Waitresses and bartenders are the main men and women behind the restaurant industry. They’re responsible for serving customers a variety of food and drinks, as well as maintaining the general image of the establishment they work in. They can work at any hour of the day, though the most popular times for these individuals to work is during the evenings and weekends, seeing as that’s when their restaurants are the most actively occupied.
Waitress and Bartender Job Responsibilities
Bartenders are primarily tasked with mixing and preparing drinks for their clients, sometimes serving those drinks to them if they’re sitting at the bar, though they will send out drinks through the waitstaff to patrons seated at the tables throughout the restaurant. They need to be well versed in the drink specials at the bar, as well as many common and unique cocktails to fit the taste of any customer.
Many of these drinks require precise measurement of certain ingredients, that most bartenders either figure out by habit or with the use of specialized serving equipment. They also are responsible to verify the identification of any patron that sits at their bar, since they’re the main conduit to receiving alcohol and tobacco products at that establishment. Bartenders are also responsible for maintaining the stocks and ordering inventory for the bar, including drinks, mixing ingredients, and garnishes for certain cocktails.
They prepare most of the garnishes for specialty drinks, as well as serve food for the customers who are eating at the bar. They are also tasked with keeping the bar area clean—this may include wiping down the general area, and washing glasses and other equipment they may have used throughout the evening. Since the bar sometimes acts as a different operation that is removed from the rest of a restaurant, the bartender is also responsible for operating the cash register, collecting tips, and taking orders from patrons.
Waitresses are primarily concerned with taking orders from customers throughout the restaurant. They often meet with the kitchen managers before their shift starts in order to discuss nightly specials and certain items that the kitchen has run out of. Furthermore, they are responsible for checking identification of customers who are ordering liquor and tobacco at their tables. Waitress must often assist their colleagues in carrying or otherwise handling larger food orders, and they sometimes need to cover other duties such as running the cash register, seating patrons, or cleaning tables. They also need to prepare itemized checks and act as the main conduit of information between the kitchen and the rest of the restaurant.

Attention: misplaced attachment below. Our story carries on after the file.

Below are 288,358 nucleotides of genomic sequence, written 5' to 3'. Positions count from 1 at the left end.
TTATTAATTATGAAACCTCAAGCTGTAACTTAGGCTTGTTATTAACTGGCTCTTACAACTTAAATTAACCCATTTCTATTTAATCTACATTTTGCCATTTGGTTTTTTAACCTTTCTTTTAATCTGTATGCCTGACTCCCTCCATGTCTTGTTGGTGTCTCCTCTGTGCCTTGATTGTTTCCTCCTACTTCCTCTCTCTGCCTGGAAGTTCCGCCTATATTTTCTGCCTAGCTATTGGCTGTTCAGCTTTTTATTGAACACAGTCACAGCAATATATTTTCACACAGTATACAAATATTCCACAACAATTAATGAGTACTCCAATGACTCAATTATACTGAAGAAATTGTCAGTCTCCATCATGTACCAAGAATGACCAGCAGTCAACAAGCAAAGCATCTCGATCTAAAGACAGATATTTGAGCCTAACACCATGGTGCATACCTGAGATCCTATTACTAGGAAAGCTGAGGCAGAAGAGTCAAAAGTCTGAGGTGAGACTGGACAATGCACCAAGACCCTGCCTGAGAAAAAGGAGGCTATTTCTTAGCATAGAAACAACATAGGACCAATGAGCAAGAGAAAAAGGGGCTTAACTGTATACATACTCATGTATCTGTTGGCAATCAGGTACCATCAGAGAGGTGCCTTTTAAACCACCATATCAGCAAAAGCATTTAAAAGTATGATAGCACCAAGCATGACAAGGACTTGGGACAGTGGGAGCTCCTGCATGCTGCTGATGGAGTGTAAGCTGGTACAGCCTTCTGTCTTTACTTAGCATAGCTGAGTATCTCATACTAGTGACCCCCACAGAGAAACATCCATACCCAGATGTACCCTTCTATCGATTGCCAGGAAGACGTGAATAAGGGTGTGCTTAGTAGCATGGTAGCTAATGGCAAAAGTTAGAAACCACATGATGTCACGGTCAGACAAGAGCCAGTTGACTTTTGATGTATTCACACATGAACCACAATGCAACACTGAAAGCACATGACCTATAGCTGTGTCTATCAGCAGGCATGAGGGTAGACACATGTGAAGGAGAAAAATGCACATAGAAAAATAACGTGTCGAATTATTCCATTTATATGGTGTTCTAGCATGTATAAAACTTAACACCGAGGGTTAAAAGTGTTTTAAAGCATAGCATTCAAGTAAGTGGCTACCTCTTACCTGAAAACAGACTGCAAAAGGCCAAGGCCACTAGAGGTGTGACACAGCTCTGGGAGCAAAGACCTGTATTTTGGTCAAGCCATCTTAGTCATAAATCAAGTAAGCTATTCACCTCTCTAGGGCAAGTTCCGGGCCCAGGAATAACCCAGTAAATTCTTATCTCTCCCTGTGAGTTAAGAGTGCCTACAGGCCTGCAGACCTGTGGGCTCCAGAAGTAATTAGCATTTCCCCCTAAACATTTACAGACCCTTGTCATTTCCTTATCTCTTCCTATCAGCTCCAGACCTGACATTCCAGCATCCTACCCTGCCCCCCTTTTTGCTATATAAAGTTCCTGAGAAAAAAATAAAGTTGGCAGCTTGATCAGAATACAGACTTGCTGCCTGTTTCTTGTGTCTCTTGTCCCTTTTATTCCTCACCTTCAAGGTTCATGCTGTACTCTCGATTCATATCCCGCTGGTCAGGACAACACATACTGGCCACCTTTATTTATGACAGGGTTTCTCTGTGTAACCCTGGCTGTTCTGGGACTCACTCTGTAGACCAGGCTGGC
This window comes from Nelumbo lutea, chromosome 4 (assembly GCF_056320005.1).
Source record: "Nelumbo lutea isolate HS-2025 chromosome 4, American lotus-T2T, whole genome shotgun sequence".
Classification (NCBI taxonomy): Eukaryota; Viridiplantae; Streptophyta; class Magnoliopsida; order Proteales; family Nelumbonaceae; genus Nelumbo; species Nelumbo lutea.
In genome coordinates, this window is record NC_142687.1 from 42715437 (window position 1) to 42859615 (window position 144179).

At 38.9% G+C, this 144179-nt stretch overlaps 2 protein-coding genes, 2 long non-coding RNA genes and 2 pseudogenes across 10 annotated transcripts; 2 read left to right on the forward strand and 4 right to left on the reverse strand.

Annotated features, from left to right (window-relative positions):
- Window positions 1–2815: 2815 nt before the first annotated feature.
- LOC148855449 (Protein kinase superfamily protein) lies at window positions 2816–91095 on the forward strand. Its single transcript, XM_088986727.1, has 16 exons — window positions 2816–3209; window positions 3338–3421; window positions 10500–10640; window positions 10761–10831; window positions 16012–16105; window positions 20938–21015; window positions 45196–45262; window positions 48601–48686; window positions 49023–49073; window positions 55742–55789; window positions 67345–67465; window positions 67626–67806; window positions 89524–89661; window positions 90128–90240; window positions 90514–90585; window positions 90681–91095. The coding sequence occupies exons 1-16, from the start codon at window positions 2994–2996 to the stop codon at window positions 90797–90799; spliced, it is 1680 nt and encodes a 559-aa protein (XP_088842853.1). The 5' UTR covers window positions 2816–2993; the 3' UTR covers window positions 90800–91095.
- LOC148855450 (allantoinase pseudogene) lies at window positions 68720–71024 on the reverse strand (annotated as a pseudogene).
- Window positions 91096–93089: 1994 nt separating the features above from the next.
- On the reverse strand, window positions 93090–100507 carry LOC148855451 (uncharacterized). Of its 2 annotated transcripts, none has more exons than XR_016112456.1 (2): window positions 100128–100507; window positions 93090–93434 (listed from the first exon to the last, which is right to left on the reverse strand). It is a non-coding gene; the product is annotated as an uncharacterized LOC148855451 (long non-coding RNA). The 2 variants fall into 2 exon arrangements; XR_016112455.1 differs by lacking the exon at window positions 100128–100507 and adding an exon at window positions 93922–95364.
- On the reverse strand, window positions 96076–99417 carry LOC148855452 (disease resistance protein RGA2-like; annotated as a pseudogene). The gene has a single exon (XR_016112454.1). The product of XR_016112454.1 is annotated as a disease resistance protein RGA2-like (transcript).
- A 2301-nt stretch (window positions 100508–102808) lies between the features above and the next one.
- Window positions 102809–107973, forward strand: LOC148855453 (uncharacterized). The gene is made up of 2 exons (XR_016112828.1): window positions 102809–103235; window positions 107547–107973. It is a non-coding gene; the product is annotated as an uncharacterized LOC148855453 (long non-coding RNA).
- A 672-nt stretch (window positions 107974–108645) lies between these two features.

Waitress and Bartender Training and Education Requirements
There is often no formal training when it comes to being a waitress or bartender, as is very much the case in most food service jobs. A lot of the training and education occurs while on the job, where current employees will discuss proper etiquette, food safety tips, and rules of the restaurant they are working in. Though this is the case in most casual locations, most high-end restaurants and eateries will prefer that their staff receives this training from another site. In other words, it’s better for waitresses and bartenders to work in a more casual restaurant before moving onto a nicer place.
There are vocational schools and separate classes for bartenders, though it should be noted that these lessons are taken at the candidates’ personal cost. These classes include lessons on mixing drinks, what attire to wear to work, how to stock a bar, and what the different regulations are concerning liquor. It should be noted that some employers, especially those in higher-end venues, will be more apt to hire a candidate based on his or her training in this aspect.
While there are no specific education requirements for working as a bartender or waitress, most establishment require that candidates have completed high school, at least. However, some waitresses are known to have completed some high school or less, while many bartenders need to be at least 21 years of age in order to be legally allowed to be around alcohol.
Waitress and Bartender Wages and Salary
A great majority of the earnings for waitresses and bartenders is derived from tips received from the customers. As such, the average earnings vary greatly by location and caliber of the location. Some restaurants require that all waitresses and bartenders put their tips into a greater tip pool, as to give some of this gratuity to other workers who don’t have direct contact with the patrons. On average, however, bartenders are known to have higher wages and thus receive higher tips from customers, since alcohol is a huge seller in the restaurant world. For waitresses, it all depends on the caliber of restaurant they’re working in, as well as the rapport they’ve established with their customers.*
*According to the BLS, http://www.bls.gov/oco/
Waitress and Bartender Certifications
There is on current certification in order to become a waitress or bartender, though employers will look favorably upon applicants with previous experience working with food, considering that many of the rules that apply in one restaurant can transfer to another. Furthermore, as previously stated, some bartenders can receive a license in order to serve drinks, but this is more of a way to get into classier restaurants than it is a prerequisite to perform the job.
Waitress and Bartender Professional Associations
Currently, there are no professional associations for waitresses or bartenders.
Get Your Degree!
Find schools and get information on the program that’s right for you.
Powered by Campus Explorer